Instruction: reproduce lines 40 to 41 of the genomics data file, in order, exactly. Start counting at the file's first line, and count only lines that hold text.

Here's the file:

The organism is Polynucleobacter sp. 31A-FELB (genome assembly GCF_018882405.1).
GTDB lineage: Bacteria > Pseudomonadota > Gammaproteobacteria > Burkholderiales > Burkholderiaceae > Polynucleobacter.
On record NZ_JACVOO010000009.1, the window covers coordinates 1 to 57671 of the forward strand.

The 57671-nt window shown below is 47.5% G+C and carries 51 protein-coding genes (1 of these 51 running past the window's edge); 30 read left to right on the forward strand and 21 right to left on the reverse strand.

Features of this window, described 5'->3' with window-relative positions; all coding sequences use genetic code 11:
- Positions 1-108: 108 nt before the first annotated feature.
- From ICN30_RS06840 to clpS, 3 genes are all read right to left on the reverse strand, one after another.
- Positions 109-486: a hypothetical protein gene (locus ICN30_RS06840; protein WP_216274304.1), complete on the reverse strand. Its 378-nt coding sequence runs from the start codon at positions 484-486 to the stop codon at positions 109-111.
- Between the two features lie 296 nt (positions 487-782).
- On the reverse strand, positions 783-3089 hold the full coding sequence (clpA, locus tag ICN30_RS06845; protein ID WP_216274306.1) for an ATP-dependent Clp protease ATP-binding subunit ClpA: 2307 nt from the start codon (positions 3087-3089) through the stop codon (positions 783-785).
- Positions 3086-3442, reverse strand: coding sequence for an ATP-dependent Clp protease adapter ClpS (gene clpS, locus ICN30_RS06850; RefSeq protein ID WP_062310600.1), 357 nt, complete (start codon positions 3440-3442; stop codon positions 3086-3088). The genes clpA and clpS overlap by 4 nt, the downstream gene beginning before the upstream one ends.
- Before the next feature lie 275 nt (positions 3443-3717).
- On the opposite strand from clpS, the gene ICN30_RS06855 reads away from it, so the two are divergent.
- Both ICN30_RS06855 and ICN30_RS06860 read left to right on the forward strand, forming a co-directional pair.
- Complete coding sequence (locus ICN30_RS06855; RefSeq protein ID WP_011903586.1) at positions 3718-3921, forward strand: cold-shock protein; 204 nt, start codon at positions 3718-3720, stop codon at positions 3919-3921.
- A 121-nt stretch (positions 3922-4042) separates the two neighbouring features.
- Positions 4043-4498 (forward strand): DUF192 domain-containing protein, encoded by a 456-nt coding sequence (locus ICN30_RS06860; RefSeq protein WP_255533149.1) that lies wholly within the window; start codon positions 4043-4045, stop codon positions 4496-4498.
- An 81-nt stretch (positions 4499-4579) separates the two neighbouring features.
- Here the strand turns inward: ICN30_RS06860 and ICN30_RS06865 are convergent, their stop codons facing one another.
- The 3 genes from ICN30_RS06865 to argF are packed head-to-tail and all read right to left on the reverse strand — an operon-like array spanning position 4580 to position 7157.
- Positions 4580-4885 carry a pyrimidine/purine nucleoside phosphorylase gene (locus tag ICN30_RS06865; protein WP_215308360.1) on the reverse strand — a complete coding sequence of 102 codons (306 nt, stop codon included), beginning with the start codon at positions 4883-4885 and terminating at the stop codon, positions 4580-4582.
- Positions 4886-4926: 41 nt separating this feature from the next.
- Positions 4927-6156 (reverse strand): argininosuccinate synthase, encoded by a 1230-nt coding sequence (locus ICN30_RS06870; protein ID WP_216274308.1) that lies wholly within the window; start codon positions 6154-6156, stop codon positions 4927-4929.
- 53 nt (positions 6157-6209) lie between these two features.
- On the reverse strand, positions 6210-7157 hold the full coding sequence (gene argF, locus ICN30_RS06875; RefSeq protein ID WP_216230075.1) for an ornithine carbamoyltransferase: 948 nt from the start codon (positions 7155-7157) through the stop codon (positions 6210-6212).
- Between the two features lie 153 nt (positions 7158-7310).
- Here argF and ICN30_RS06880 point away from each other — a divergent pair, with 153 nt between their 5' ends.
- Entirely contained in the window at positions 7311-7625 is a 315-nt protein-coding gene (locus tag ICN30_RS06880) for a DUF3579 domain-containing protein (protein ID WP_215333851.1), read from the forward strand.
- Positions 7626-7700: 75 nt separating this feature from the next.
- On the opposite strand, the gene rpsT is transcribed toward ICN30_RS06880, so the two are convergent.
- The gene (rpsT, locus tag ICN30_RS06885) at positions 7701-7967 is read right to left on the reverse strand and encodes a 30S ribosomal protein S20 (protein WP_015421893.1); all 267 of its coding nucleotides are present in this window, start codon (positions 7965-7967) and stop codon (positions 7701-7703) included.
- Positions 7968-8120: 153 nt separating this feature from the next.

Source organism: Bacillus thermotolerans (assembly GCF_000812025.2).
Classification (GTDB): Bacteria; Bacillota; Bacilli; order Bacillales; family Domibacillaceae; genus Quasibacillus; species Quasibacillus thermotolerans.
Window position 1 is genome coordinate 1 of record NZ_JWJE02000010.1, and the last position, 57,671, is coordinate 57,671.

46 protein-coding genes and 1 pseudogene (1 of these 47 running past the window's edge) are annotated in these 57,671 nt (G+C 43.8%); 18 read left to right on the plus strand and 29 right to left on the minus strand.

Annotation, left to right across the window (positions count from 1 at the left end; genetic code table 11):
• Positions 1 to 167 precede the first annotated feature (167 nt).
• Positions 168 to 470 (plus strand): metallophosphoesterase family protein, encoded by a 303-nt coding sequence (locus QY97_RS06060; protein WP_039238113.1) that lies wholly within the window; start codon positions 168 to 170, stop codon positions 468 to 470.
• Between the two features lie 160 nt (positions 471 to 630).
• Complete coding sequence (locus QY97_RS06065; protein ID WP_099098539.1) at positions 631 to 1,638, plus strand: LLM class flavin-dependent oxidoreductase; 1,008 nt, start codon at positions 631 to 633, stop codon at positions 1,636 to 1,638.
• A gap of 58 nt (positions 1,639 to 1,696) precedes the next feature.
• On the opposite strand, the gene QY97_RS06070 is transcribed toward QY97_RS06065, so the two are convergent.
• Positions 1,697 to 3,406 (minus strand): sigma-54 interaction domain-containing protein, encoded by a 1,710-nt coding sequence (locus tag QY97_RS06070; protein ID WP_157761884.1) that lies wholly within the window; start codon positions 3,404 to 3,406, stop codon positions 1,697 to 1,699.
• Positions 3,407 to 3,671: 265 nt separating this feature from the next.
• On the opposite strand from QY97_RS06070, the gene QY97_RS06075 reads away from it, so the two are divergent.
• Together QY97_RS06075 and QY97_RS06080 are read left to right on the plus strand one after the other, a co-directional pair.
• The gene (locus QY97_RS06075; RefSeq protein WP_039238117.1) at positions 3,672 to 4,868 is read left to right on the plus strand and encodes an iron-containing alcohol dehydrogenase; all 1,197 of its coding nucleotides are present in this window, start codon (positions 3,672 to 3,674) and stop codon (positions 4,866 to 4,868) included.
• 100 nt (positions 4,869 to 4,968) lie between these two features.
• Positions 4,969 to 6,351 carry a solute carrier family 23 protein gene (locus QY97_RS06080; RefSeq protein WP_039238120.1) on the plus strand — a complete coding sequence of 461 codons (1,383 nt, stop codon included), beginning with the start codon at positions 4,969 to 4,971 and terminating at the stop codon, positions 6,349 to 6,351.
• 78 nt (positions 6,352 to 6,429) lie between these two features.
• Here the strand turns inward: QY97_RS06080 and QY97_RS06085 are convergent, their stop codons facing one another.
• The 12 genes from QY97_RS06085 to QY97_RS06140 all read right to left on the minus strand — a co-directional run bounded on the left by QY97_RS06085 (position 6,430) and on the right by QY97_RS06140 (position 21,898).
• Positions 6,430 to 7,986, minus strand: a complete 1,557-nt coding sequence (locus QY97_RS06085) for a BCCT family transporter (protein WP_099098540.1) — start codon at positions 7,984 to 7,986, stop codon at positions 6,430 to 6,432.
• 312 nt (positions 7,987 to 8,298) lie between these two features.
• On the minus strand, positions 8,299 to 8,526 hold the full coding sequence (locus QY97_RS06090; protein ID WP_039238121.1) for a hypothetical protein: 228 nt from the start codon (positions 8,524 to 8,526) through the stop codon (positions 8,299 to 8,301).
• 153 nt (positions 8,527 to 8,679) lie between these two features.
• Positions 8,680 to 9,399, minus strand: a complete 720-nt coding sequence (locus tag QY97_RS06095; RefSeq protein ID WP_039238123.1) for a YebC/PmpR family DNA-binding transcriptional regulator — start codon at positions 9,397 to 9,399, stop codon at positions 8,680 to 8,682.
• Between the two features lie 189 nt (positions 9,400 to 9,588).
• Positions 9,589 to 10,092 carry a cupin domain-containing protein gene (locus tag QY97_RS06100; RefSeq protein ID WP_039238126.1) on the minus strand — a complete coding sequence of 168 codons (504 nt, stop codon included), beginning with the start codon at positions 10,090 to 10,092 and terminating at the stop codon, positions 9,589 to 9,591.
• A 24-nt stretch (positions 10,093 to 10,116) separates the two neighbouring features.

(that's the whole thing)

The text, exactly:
• Between the two features lie 160 nt (positions 471 to 630).
• Complete coding sequence (locus QY97_RS06065; protein ID WP_099098539.1) at positions 631 to 1,638, plus strand: LLM class flavin-dependent oxidoreductase; 1,008 nt, start codon at positions 631 to 633, stop codon at positions 1,636 to 1,638.